Mold Molds are biological microorganisms that can grow almost everywhere. Outside, molds are necessary to our ecosystem because they decompose decaying substances, such as dry leaves, wood, and other plant debris. Once recycled, the broken-down substances become nutrients that sustain plant and animal life. Heightened concern over indoor mold began in the mid-1990s, when the mold Stachybotrys chartarum was found in a cluster of homes in Cleveland, where infants died from a rare bleeding lung disease. Mold, however, wasn’t proven as the causal link for those deaths, according to the Centers for Disease Control and Prevention, although further research is needed. In any case, mold shouldn’t be allowed to proliferate indoors. It may cause certain people to have allergic reactions, infections, respiratory problems, and other ailments. Mold also can cause structural damage to personal property and buildings. The California Department of Health Services doesn’t recommend professional testing as a first step to determine whether a mold problem exists. In fact, the most practical way to detect mold may be by looking and smelling–even though a very careful inspection may not reveal all molds in a home. A visible mold colony is cottony, velvety, or granular, but some mold may appear as just a stain, smudge, or discoloration. Certain molds smell musty, earthy, or faintly like alcohol. If a suspected area is dabbed with a drop of chlorine bleach and the area changes color or disappears, it’s likely organic and is probably a mold. According to the U.S. Environmental Protection Agency, the key to preventing mold growth is to control moisture. Good tips include keeping the house clean and dry, providing good ventilation, using exhaust fans, and keeping the house at 30 to 50 percent relative humidity.

Lead is a toxic metal that was used in many consumer products like paint, gasoline and water pipes before we knew how harmful it is, even at small concentrations. Lead poisoning can cause permanent brain damage and damage to other organs. In children, it can cause reduced intelligence, low attention spans, and other developmental and behavioral problems. Young children are especially at risk because they often put things into their mouths, and once ingested, their developing bodies more easily absorb the lead. Lead-based paint was banned in 1978, so many people simply assume older houses contain lead in the paint, dust and soil. Otherwise, a certified lead-based paint inspector needs to be hired to assess lead hazards. If lead is present, good safety tips include getting young children tested for lead, keeping the house clean and dust-free, hiring an abatement specialist to repair damaged paint surfaces, planting grass to cover the soil, and flushing the tap before drawing any drinking water.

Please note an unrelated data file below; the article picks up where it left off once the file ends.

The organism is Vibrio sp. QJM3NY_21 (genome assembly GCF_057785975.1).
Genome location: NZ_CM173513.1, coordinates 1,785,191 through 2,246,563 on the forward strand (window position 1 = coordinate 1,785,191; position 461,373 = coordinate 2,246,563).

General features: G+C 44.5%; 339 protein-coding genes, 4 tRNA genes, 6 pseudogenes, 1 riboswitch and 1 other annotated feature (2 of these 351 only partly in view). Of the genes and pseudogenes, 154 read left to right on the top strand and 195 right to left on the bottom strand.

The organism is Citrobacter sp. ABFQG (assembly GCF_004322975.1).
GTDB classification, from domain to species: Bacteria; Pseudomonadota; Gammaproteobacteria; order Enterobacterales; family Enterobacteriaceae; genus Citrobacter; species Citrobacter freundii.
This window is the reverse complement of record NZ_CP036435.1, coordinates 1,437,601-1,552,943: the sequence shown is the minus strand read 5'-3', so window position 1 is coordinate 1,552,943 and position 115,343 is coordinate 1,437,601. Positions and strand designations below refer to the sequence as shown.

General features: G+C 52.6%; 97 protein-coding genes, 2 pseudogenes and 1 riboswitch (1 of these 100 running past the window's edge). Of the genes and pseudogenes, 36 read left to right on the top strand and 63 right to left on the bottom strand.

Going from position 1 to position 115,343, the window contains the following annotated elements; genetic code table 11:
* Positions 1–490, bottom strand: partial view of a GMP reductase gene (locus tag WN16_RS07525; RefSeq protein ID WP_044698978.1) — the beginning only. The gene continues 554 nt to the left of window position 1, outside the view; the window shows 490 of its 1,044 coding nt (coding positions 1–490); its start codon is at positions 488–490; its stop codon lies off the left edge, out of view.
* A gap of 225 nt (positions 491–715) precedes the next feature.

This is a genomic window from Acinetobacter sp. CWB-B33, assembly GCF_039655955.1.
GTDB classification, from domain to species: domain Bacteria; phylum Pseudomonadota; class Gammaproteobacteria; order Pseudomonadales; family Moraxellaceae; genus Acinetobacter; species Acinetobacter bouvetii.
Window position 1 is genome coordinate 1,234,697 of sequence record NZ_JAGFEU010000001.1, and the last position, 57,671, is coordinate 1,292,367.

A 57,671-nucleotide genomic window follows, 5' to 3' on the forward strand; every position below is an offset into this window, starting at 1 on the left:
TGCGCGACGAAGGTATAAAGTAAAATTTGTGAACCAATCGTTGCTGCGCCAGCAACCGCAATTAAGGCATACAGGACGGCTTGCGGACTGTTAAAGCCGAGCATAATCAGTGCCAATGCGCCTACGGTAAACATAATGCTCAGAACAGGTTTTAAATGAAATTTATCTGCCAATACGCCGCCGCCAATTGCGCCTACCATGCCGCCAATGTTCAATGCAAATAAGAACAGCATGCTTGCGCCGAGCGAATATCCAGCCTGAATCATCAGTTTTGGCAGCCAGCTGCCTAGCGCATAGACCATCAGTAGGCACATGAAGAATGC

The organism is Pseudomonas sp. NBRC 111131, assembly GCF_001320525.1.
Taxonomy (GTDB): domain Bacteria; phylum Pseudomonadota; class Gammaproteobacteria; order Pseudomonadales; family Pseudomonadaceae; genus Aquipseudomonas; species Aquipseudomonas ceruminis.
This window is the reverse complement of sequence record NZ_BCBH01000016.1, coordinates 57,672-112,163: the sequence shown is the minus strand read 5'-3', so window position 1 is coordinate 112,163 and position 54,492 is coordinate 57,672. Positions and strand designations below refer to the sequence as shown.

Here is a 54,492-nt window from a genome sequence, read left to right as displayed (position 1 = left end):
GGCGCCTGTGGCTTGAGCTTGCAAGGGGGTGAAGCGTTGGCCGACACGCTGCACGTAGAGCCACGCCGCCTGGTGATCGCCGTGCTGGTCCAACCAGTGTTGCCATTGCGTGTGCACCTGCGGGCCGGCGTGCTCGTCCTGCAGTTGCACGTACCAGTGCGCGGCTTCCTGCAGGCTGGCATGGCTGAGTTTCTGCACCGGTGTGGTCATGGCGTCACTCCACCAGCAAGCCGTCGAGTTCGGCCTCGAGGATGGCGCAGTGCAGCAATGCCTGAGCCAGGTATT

Asbestos is a naturally occurring fibrous mineral that was used from the 1920s to the 1970s in building materials, especially for insulation and as a fire retardant. Scientists later discovered that, if inhaled, asbestos could cause lung cancer and other illnesses. As a result, many asbestos-containing products have been banned and homes built within the last 20 years probably have no asbestos, according to the EPA. In older homes, asbestos may be found around pipes and heating and air-conditioning systems or in tiles, vinyl flooring, acoustic "cottage cheese" ceilings, textured paint and other building materials. However, if the building materials are in good condition, they’re generally not dangerous because the asbestos fibers are intact. But, as with lead-based paint, health risks increase if the building materials are damaged, deteriorated, or disturbed. Asbestos can’t be identified simply by sight. Qualified professional needs to be hired to inspect the property, take samples for testing, and determine what corrective actions are needed. You also should note that they should never handle materials containing asbestos themselves.

Radon is an odorless, colorless radioactive gas that can, after prolonged exposure, cause lung cancer, especially among smokers. When the uranium contained in soil, rock (granite and shale), and water naturally decays, it releases radon gas into the air. This isn’t a problem outside because radon diffuses into the atmosphere. However, radon can enter buildings through cracks in concrete, crawl spaces and other openings and become problematic. The only way to detect radon is by testing. Initial test kits are available at hardware stores. If radon is present, there are many effective ways to fix the problem. California’s Department of Health Services the National Environmental Health Association (NEHA) and the National Radon Safety Board (NRSB) all can provide information about radon testing and mitigation.

Formaldehyde is a colorless but pungent gas used in certain household products, such as pressed wood products, paint, fiberboard and foam insulation. Formaldehyde gas can be emitted from these products, especially when the products are new. Exposure to formaldehyde may cause cancer and allergy-type reactions. Other than smelling it, formaldehyde can be detected only by trained professionals who chemically test for the gas. If it’s present, indoor formaldehyde levels can be lowered by, among other things, increasing the ventilation and removing new pressed-wood products.

Reprint from CAR web site 03/19/02

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